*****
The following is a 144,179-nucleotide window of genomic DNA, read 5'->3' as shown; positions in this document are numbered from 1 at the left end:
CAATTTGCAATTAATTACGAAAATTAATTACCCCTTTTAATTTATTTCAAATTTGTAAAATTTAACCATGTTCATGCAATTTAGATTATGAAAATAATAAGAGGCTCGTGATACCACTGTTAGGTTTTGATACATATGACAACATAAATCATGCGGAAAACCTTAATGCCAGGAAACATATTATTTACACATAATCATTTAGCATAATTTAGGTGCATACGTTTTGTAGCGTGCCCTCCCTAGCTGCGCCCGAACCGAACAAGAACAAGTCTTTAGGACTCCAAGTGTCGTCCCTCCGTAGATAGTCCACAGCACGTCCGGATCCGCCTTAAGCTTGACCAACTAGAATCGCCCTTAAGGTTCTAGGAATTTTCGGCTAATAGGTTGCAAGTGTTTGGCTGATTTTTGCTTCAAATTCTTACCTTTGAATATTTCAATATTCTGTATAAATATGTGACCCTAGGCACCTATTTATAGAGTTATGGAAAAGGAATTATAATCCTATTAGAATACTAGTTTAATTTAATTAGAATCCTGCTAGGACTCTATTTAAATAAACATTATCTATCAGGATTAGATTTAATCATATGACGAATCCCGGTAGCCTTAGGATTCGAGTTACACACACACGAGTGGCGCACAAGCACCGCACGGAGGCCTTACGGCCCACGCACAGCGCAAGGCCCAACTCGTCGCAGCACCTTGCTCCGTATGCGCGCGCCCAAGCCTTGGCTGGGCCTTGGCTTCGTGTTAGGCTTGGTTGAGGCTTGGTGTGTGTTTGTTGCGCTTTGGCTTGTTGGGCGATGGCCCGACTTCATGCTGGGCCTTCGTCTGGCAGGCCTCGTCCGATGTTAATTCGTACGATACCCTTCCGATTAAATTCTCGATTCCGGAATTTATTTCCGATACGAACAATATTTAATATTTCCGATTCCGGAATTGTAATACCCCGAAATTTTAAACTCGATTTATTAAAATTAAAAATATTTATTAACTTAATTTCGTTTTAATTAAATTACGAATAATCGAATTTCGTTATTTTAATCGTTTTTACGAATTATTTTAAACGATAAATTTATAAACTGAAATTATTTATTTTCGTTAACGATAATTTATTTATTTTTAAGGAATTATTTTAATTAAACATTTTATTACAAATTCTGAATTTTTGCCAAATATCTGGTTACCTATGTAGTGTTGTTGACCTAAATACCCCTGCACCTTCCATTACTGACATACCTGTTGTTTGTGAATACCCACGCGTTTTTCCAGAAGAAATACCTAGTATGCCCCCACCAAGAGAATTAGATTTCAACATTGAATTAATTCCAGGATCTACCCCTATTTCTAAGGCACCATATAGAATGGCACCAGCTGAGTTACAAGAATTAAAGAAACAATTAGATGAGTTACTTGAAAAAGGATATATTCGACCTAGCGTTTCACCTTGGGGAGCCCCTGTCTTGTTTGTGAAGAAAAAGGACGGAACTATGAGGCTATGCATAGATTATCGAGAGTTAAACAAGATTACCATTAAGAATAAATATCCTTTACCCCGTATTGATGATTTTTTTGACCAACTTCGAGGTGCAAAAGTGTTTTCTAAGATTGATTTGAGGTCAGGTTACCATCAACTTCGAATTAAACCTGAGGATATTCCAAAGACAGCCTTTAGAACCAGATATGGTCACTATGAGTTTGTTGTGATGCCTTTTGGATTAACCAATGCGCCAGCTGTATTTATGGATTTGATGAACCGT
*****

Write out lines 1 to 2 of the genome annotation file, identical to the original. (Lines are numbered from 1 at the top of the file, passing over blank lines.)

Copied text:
The following is a 144,179-nucleotide window of genomic DNA, read 5'->3' as shown; positions in this document are numbered from 1 at the left end:
CAATTTGCAATTAATTACGAAAATTAATTACCCCTTTTAATTTATTTCAAATTTGTAAAATTTAACCATGTTCATGCAATTTAGATTATGAAAATAATAAGAGGCTCGTGATACCACTGTTAGGTTTTGATACATATGACAACATAAATCATGCGGAAAACCTTAATGCCAGGAAACATATTATTTACACATAATCATTTAGCATAATTTAGGTGCATACGTTTTGTAGCGTGCCCTCCCTAGCTGCGCCCGAACCGAACAAGAACAAGTCTTTAGGACTCCAAGTGTCGTCCCTCCGTAGATAGTCCACAGCACGTCCGGATCCGCCTTAAGCTTGACCAACTAGAATCGCCCTTAAGGTTCTAGGAATTTTCGGCTAATAGGTTGCAAGTGTTTGGCTGATTTTTGCTTCAAATTCTTACCTTTGAATATTTCAATATTCTGTATAAATATGTGACCCTAGGCACCTATTTATAGAGTTATGGAAAAGGAATTATAATCCTATTAGAATACTAGTTTAATTTAATTAGAATCCTGCTAGGACTCTATTTAAATAAACATTATCTATCAGGATTAGATTTAATCATATGACGAATCCCGGTAGCCTTAGGATTCGAGTTACACACACACGAGTGGCGCACAAGCACCGCACGGAGGCCTTACGGCCCACGCACAGCGCAAGGCCCAACTCGTCGCAGCACCTTGCTCCGTATGCGCGCGCCCAAGCCTTGGCTGGGCCTTGGCTTCGTGTTAGGCTTGGTTGAGGCTTGGTGTGTGTTTGTTGCGCTTTGGCTTGTTGGGCGATGGCCCGACTTCATGCTGGGCCTTCGTCTGGCAGGCCTCGTCCGATGTTAATTCGTACGATACCCTTCCGATTAAATTCTCGATTCCGGAATTTATTTCCGATACGAACAATATTTAATATTTCCGATTCCGGAATTGTAATACCCCGAAATTTTAAACTCGATTTATTAAAATTAAAAATATTTATTAACTTAATTTCGTTTTAATTAAATTACGAATAATCGAATTTCGTTATTTTAATCGTTTTTACGAATTATTTTAAACGATAAATTTATAAACTGAAATTATTTATTTTCGTTAACGATAATTTATTTATTTTTAAGGAATTATTTTAATTAAACATTTTATTACAAATTCTGAATTTTTGCCAAATATCTGGTTACCTATGTAGTGTTGTTGACCTAAATACCCCTGCACCTTCCATTACTGACATACCTGTTGTTTGTGAATACCCACGCGTTTTTCCAGAAGAAATACCTAGTATGCCCCCACCAAGAGAATTAGATTTCAACATTGAATTAATTCCAGGATCTACCCCTATTTCTAAGGCACCATATAGAATGGCACCAGCTGAGTTACAAGAATTAAAGAAACAATTAGATGAGTTACTTGAAAAAGGATATATTCGACCTAGCGTTTCACCTTGGGGAGCCCCTGTCTTGTTTGTGAAGAAAAAGGACGGAACTATGAGGCTATGCATAGATTATCGAGAGTTAAACAAGATTACCATTAAGAATAAATATCCTTTACCCCGTATTGATGATTTTTTTGACCAACTTCGAGGTGCAAAAGTGTTTTCTAAGATTGATTTGAGGTCAGGTTACCATCAACTTCGAATTAAACCTGAGGATATTCCAAAGACAGCCTTTAGAACCAGATATGGTCACTATGAGTTTGTTGTGATGCCTTTTGGATTAACCAATGCGCCAGCTGTATTTATGGATTTGATGAACCGT